COMMENTARY | Once again, conservatives are sounding the bell of media bias in relation to a prominent figure. Michele Bachmann’s meteoric rise in the Republican race for president has been accompanied by difficult questions concerning comments she has made in the past. Even though Congresswoman Bachmann has chosen to be in the spotlight with her candidacy, the right claims the media are persecuting Bachmann — a claim that is ridiculous and unfounded.
Is Bachmann Submissive?
The accusations started Thursday, when Bachmann was asked by Republican debate moderator Byron York is if she would be submissive to her husband as president of the United States. On the surface the question may seem sexist, but the inquiry was grounded in comments Bachmann had made in 2006 regarding her decision to study tax law, despite her admission of hating the idea.
According to CBS News, Bachmann accommodated her husband’s request to practice law, stating, “The Lord said, ‘Be submissive. Wives, you are to be submissive to your husbands.'” The same CBS News article points out that Penny Nance, president of the conservative group Concerned Women for America, was “taken aback,” judging the question “incredibly inappropriate and downright ignorant.” Interestingly enough, York is a conservative columnist, so it seems even members of the right wing media are asking unfair questions.
The idea that every question posed to Republican candidates is unfair tampers with the fundamental principle that the press must hold politicians accountable. It is legitimate to ask a presidential candidate whether she would be submissive to her spouse when she has admitted doing so in the past. The question has nothing to do with gender, but with power.
The president of the United States is elected to the most powerful position in the world. Of course he/she will seek guidance from his/her significant other, but there is a difference between guidance and submission. Ronald Reagan faced similar questions during his presidency as rumors swirled that Nancy Reagan was behind White House decisions. Bachmann made a statement and should clarify what she meant. Should she win any election, the people are electing her, not her husband.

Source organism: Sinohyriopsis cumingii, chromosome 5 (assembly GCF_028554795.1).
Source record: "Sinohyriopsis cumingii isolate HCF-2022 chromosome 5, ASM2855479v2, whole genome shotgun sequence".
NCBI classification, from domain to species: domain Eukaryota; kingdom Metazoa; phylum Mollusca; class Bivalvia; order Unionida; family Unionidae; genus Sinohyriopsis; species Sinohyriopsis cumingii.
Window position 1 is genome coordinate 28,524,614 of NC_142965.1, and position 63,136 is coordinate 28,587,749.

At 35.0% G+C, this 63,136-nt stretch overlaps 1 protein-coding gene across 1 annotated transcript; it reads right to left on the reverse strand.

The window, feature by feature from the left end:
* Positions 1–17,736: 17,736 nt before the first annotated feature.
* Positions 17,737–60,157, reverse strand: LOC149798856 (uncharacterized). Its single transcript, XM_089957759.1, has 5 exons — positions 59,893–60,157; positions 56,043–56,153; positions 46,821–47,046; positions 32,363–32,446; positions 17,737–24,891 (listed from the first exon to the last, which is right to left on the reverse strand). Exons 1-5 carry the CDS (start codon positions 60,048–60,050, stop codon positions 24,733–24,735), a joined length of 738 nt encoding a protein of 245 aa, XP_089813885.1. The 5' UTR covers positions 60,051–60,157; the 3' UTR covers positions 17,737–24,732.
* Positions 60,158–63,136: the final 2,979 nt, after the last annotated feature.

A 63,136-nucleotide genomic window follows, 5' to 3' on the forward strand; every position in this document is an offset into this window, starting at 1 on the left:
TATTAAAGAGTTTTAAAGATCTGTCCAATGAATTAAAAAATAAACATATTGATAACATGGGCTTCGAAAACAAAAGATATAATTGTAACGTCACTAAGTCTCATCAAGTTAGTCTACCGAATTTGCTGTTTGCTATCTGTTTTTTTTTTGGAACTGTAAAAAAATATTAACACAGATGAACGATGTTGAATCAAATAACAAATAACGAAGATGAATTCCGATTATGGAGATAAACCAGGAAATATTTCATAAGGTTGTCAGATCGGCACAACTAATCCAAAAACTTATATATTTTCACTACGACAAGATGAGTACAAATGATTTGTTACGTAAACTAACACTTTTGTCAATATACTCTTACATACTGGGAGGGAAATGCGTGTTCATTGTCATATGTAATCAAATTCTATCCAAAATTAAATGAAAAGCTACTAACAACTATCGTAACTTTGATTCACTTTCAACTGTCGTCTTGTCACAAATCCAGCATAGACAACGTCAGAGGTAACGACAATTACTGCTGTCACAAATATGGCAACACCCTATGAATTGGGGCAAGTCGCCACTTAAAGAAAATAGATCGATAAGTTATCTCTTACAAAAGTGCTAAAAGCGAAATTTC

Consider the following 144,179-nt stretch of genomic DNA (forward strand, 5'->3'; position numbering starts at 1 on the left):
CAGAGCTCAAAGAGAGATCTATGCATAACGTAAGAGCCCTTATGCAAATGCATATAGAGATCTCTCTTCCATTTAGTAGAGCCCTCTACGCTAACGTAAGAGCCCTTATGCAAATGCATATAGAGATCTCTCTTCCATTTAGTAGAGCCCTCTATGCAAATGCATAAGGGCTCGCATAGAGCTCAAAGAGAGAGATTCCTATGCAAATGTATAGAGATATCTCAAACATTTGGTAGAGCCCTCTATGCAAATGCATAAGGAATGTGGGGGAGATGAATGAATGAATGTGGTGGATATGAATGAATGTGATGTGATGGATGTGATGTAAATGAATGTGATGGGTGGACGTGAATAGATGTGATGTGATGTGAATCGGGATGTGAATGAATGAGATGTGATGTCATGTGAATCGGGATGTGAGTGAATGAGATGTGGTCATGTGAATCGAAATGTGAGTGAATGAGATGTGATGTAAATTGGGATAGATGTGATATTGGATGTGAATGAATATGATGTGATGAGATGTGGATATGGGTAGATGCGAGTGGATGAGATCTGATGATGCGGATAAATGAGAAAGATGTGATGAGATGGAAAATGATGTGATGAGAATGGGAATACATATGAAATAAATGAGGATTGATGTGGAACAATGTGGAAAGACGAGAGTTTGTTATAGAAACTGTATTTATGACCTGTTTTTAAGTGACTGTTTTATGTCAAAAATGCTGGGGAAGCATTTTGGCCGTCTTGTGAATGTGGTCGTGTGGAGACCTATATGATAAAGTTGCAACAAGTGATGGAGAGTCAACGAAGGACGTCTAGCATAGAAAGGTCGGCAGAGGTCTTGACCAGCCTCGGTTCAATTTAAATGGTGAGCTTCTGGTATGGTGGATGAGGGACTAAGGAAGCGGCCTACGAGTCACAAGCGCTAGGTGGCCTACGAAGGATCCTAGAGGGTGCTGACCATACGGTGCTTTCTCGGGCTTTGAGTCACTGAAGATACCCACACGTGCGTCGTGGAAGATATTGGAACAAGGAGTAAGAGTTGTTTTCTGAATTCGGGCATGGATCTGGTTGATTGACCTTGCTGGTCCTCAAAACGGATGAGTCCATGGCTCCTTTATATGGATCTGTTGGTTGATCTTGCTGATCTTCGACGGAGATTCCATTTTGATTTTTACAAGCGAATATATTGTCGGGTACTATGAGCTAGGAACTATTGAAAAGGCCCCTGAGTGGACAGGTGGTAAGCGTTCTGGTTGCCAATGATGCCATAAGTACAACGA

Bachmann and Gay Rights
Sunday marked more traditional accusations of liberal bias, as Bachmann appeared on NBC’s Meet the Press with David Gregory. According to the Christian Post, Gregory pushed the congresswoman to clarify her views on gay rights, asking whether Bachmann would consider a gay person for a cabinet post. Bachmann danced around the question, responding with her criteria for political appointees: “Where do you stand on the Constitution, are you competent and do you share my views.” She went on to say that such questions were irrelevant to being president. Conservative columnists, such as the Christian Post’s Napp Nazworth, claimed the line of questioning was out of line.
Irrelevant? Out of line? Bachmann’s views on homosexuality are well-documented, and this article is not a forum to debate them. But to say that such a question is out of line is absurd. Gays represent a significant portion of America’s population, and whether a president would refuse to appoint them to government positions is very relevant and appropriate.
Media Bias A Myth
The latest flurry of right-wing whining drums up memories of Sarah Palin and Katie Couric’s rocky relationship. Conservatives consistently claim media bias, and it’s a myth. The right questioned President Obama about his patriotism when he was linked to Rev. Wright, and every major news outlet carried the story. Obama’s birthplace was questioned and even given legitimacy by the news networks. It was well within the right of the media to ask those questions because Barack Obama is a public figure.
The media have only one bias, and that is to make money. If Bachmann, and now more recently Rick Perry with his “treasonous” language regarding Federal Reserve Chairman Ben Bernanke, don’t want to answer questions, then get out of the race. Until then, conservatives would be better served trying to solve this nation’s problems than complaining about media bias. Both sides of the political spectrum have their outlets, and both pander to their audience. If I could choose to have my public officials answer difficult questions or none at all, I would choose difficult questions every time!